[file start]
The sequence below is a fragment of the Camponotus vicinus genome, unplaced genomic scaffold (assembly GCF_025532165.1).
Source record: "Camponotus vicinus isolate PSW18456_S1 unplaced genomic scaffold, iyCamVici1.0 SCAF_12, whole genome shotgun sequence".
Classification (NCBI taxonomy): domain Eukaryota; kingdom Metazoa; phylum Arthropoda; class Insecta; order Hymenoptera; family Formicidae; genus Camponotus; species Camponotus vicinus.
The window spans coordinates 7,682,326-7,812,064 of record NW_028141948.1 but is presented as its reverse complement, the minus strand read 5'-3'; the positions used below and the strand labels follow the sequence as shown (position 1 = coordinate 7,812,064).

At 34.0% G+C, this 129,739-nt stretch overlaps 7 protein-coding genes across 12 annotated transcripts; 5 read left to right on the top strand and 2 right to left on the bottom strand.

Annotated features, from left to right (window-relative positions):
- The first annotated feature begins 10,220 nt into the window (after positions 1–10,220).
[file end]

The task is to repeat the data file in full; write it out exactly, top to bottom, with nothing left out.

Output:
The sequence below is a fragment of the Camponotus vicinus genome, unplaced genomic scaffold (assembly GCF_025532165.1).
Source record: "Camponotus vicinus isolate PSW18456_S1 unplaced genomic scaffold, iyCamVici1.0 SCAF_12, whole genome shotgun sequence".
Classification (NCBI taxonomy): domain Eukaryota; kingdom Metazoa; phylum Arthropoda; class Insecta; order Hymenoptera; family Formicidae; genus Camponotus; species Camponotus vicinus.
The window spans coordinates 7,682,326-7,812,064 of record NW_028141948.1 but is presented as its reverse complement, the minus strand read 5'-3'; the positions used below and the strand labels follow the sequence as shown (position 1 = coordinate 7,812,064).

At 34.0% G+C, this 129,739-nt stretch overlaps 7 protein-coding genes across 12 annotated transcripts; 5 read left to right on the top strand and 2 right to left on the bottom strand.

Annotated features, from left to right (window-relative positions):
- The first annotated feature begins 10,220 nt into the window (after positions 1–10,220).